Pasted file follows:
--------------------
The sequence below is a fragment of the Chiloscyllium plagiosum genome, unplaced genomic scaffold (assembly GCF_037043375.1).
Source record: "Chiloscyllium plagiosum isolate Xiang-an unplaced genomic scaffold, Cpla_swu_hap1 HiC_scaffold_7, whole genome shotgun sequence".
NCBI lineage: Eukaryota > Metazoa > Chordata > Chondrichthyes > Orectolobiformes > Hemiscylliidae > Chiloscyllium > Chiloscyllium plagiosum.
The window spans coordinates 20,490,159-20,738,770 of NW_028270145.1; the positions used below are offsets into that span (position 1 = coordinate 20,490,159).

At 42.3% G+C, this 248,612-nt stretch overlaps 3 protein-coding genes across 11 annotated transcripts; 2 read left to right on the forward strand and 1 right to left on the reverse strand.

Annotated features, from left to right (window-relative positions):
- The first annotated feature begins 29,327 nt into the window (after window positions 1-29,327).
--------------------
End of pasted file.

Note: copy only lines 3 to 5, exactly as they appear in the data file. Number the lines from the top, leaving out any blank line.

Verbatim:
NCBI lineage: Eukaryota > Metazoa > Chordata > Chondrichthyes > Orectolobiformes > Hemiscylliidae > Chiloscyllium > Chiloscyllium plagiosum.
The window spans coordinates 20,490,159-20,738,770 of NW_028270145.1; the positions used below are offsets into that span (position 1 = coordinate 20,490,159).

At 42.3% G+C, this 248,612-nt stretch overlaps 3 protein-coding genes across 11 annotated transcripts; 2 read left to right on the forward strand and 1 right to left on the reverse strand.